Arsenic in water won’t close Nevada boarding school, official says
Students are being served bottled water while several government offices work with the school to treat its water for high levels of arsenic and fluoride.
Though a physician’s report supported students’ claims that rashes on their skin was linked to the water contamination, Margot Chappel, deputy administrator for regulatory and planning services for the Nevada Division of Public and Behavioral Health, said a state epidemiologist found that evidence of the link was inconclusive.
According to a December report from the state Department of Conservation and Natural Resources, the facility’s water, which comes from a well, had fluoride levels measuring 2.9 milligrams per liter, above the U.S. Environmental Protection Agency’s recommendation that drinking water not exceed 2.0 milligrams per liter of fluoride.
The school’s water supply contained 0.032 milligrams per liter of arsenic, three times above the EPA’s recommended 0.01 milligrams per liter, though that falls below the EPA’s former cutoff of 0.05 milligrams per liter.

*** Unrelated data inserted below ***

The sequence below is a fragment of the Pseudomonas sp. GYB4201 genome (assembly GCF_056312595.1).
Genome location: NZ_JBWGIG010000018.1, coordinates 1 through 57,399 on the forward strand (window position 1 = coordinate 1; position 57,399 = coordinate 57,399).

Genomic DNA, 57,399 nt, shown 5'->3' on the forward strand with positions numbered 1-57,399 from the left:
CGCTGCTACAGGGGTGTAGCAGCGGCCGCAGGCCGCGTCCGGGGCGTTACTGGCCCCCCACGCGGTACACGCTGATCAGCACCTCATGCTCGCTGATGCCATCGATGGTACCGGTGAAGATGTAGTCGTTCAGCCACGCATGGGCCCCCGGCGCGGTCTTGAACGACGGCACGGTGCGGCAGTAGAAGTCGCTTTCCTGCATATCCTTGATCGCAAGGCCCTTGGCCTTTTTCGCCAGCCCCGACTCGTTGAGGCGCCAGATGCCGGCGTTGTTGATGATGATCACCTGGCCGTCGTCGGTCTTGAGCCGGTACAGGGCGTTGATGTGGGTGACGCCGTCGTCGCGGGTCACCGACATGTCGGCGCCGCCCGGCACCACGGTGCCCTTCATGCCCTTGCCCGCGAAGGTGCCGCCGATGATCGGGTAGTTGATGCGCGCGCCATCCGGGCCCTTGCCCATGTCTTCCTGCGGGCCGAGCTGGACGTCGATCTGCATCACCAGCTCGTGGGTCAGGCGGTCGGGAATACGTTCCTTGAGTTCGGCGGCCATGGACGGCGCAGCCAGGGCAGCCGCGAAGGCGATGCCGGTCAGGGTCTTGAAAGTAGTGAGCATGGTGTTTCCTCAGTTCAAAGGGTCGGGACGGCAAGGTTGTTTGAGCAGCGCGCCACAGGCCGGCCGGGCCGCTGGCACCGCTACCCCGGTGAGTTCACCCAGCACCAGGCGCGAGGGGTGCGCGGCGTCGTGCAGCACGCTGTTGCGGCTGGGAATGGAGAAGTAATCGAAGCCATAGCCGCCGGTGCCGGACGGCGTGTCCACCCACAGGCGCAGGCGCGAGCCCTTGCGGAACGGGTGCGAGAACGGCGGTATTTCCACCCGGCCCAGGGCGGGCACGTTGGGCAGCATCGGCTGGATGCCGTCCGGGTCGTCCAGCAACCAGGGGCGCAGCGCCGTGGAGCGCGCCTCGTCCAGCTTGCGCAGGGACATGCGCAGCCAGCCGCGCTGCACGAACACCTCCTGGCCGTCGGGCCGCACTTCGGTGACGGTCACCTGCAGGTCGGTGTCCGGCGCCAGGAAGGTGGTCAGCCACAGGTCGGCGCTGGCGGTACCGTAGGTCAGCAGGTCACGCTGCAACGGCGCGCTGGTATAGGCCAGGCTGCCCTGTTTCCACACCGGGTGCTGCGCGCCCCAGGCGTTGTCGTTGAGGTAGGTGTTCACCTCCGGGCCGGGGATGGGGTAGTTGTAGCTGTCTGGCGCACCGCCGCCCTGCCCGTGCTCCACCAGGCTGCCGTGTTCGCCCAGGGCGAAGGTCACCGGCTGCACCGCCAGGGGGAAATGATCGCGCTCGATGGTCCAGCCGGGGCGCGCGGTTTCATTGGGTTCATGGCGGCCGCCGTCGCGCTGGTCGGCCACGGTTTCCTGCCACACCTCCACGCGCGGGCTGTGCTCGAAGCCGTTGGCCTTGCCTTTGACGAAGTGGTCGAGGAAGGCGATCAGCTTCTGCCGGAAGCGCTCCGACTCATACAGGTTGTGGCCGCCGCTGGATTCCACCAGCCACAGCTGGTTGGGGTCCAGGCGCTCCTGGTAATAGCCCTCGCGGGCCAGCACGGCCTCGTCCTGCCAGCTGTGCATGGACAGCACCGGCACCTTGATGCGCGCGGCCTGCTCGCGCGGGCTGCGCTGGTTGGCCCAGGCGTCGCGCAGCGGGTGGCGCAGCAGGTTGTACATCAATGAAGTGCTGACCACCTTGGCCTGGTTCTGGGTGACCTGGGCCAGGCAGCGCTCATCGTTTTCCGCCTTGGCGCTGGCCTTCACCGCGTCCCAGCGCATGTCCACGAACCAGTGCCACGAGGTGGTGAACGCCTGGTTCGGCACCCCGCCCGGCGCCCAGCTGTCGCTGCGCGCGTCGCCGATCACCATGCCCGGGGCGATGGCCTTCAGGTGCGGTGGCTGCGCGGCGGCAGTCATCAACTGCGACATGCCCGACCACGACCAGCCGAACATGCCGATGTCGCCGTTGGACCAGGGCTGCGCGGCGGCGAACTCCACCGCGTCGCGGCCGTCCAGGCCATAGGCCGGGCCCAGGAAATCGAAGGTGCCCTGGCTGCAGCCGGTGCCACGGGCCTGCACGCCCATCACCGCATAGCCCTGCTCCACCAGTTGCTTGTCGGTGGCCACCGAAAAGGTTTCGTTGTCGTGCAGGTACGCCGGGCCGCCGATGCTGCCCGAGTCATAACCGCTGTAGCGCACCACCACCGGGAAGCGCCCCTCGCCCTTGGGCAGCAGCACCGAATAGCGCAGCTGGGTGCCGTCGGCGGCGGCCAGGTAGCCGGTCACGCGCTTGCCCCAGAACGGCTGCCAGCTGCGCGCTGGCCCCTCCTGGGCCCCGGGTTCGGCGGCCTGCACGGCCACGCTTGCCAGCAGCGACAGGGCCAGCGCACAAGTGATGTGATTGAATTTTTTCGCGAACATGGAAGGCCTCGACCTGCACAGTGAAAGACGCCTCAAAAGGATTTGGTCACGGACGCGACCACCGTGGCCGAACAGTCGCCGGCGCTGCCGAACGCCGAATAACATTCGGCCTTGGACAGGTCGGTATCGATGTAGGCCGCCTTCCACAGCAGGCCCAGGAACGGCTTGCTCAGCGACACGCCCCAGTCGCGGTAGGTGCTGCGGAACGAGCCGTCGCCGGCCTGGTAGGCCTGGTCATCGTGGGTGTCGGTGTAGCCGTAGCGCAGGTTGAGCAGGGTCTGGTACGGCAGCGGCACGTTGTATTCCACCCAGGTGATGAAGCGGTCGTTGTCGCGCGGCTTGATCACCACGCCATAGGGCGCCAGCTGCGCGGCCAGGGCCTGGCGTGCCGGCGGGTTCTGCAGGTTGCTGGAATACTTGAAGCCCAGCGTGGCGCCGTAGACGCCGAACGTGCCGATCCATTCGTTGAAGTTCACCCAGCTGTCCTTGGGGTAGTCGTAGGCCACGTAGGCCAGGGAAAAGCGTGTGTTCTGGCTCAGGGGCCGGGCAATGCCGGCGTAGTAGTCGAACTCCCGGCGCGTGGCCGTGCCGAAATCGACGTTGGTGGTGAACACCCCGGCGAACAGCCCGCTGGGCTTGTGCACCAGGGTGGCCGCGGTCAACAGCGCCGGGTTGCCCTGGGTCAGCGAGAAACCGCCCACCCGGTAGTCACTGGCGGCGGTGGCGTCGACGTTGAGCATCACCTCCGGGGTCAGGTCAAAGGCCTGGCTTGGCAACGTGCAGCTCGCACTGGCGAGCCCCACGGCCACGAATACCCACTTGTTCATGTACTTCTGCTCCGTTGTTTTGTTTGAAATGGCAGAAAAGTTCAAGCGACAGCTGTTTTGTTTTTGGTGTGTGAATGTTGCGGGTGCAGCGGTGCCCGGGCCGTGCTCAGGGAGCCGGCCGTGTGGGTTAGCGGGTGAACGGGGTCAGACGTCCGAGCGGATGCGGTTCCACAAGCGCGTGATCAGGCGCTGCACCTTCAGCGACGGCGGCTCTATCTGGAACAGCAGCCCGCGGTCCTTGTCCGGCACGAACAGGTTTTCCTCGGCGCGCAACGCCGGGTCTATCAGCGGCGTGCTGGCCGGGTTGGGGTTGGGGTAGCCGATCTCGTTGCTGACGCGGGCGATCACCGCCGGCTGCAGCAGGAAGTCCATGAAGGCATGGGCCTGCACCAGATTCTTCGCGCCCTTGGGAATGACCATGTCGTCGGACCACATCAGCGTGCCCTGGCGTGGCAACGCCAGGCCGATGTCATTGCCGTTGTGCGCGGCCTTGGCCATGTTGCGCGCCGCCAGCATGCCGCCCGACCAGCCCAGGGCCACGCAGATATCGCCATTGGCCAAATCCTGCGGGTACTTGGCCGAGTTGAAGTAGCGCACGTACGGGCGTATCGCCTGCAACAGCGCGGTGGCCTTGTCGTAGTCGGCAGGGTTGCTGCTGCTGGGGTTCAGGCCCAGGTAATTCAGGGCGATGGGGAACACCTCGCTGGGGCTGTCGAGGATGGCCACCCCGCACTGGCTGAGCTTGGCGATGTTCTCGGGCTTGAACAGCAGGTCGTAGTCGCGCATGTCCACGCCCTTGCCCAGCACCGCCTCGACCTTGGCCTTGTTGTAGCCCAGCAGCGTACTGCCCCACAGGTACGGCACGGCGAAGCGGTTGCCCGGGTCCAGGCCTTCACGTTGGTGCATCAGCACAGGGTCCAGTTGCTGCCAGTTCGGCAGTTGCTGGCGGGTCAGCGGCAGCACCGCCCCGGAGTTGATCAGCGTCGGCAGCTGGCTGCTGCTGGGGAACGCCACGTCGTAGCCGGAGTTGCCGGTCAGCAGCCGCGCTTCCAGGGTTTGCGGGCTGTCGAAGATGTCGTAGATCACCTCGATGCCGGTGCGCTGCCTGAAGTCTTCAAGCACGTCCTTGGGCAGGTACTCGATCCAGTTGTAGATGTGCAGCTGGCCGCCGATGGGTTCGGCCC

Updated in 2001, the newest recommendation came after the agency found that the benefits of treating water to attain lower levels of arsenic, also found naturally in the soil, outweighed the costs of treatment, Gerrity said.
“It would be costly to achieve.” Under 0.05 milligrams per liter, the EPA does not anticipate that arsenic-contaminated water would cause short-term effects.
At its highest, the arsenic levels in the water sat at 0.104 milligrams per liter.
The Department of Conservation and Natural Resources’ Division of Environmental Protection has been working with Northwest Academy since January 2017 to treat its water for contaminants, spokeswoman JoAnn Kittrell said in an emailed statement Monday.
The health department gave parents and guardians the opportunity to pull students from the school Thursday, Chappel said.
“I flew at 6 in the morning on Thursday from Reno to Las Vegas and drove out to the Amargosa Valley with the explicit purpose of looking to see if the place should be shut down,” Chappel said Monday.